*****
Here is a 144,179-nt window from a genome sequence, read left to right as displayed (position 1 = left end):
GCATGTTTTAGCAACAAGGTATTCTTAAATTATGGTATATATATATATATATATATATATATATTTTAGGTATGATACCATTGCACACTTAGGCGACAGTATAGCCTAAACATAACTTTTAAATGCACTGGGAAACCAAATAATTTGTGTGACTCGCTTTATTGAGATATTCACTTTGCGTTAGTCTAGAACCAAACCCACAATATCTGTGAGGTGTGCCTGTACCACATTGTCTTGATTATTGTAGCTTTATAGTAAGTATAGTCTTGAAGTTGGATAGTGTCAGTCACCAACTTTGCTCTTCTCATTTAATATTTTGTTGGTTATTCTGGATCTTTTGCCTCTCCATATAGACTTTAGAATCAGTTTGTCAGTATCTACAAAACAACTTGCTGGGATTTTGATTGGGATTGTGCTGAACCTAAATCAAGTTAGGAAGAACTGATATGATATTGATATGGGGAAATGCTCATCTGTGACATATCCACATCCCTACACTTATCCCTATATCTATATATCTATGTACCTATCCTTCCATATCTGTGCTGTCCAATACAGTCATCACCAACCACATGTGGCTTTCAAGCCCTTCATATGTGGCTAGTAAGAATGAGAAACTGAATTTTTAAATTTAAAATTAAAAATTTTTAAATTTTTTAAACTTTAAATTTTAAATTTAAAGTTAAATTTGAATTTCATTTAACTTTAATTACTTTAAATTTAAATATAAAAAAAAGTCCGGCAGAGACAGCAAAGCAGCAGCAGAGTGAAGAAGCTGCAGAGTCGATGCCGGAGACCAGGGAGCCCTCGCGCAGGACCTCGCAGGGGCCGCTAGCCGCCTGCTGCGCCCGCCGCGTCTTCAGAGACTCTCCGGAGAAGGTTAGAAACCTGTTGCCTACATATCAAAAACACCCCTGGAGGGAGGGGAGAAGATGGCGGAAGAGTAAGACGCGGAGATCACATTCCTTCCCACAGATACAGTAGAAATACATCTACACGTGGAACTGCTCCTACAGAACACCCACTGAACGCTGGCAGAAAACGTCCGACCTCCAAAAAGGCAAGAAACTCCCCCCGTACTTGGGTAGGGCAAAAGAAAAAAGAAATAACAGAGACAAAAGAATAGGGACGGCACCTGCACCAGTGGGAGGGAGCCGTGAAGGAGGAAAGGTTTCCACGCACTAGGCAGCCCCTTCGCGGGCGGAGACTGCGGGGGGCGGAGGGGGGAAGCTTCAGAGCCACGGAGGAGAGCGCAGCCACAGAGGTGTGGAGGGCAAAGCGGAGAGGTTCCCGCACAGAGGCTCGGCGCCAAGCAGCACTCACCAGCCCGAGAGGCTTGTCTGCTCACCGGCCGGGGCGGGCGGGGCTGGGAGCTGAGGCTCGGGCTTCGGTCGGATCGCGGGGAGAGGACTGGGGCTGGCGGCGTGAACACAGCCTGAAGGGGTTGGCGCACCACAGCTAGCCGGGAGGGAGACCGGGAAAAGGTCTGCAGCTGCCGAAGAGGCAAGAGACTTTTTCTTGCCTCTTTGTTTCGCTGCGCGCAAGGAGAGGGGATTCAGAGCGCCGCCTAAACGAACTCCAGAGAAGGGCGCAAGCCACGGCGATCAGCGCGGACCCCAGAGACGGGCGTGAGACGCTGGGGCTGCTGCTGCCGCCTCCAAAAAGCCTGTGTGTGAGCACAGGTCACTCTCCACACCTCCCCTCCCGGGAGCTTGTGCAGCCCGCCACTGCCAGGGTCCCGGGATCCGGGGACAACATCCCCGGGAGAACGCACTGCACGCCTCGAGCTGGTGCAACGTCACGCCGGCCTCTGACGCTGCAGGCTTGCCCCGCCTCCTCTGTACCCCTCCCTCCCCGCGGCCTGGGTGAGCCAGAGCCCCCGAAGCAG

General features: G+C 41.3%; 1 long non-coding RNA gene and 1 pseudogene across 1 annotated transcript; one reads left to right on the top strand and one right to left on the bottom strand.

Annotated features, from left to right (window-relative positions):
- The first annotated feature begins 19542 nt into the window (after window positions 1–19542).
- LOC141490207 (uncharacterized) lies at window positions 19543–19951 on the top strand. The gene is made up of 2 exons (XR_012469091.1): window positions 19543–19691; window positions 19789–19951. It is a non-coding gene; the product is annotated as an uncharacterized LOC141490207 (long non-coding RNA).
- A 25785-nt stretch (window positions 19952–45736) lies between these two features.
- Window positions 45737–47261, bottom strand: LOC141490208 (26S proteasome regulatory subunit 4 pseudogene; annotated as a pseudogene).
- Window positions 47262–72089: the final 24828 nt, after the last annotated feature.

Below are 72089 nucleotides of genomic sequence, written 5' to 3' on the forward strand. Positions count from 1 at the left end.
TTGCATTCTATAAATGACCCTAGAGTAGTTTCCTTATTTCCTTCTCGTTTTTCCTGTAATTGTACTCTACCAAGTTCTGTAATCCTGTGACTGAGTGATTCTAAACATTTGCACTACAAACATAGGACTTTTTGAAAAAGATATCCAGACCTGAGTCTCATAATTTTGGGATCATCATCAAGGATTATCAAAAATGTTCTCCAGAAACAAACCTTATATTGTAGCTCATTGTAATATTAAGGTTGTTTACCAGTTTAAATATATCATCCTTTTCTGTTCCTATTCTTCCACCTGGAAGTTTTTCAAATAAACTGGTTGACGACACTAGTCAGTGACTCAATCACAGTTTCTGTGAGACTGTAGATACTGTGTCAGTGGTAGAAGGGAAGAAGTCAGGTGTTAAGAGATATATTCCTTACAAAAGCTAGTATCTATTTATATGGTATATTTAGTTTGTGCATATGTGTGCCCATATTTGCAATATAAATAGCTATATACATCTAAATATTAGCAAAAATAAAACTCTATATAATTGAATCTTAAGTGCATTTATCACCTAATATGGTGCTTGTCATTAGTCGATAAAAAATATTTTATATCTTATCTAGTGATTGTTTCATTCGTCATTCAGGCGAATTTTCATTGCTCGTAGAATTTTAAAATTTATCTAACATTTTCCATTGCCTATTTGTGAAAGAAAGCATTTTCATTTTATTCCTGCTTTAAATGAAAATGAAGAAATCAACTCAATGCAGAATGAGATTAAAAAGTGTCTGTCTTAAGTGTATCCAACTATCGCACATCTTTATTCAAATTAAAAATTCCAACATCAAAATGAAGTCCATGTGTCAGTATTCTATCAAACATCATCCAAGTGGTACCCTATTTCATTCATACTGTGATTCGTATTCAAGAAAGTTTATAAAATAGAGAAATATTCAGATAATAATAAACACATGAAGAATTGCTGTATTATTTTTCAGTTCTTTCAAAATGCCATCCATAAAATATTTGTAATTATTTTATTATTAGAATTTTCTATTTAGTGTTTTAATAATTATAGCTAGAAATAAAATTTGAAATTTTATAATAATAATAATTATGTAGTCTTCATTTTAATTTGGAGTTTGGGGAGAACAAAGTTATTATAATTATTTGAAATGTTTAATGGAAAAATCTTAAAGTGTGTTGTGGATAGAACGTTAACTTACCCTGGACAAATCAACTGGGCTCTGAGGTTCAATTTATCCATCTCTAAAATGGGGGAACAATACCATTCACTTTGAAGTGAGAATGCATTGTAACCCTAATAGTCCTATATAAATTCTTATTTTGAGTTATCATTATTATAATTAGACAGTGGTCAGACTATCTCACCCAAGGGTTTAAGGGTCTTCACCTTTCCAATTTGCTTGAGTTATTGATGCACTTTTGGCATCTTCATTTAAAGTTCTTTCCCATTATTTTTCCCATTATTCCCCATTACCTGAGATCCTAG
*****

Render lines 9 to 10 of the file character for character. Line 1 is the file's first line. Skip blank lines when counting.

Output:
- Window positions 47262–72089: the final 24828 nt, after the last annotated feature.

Below are 72089 nucleotides of genomic sequence, written 5' to 3' on the forward strand. Positions count from 1 at the left end.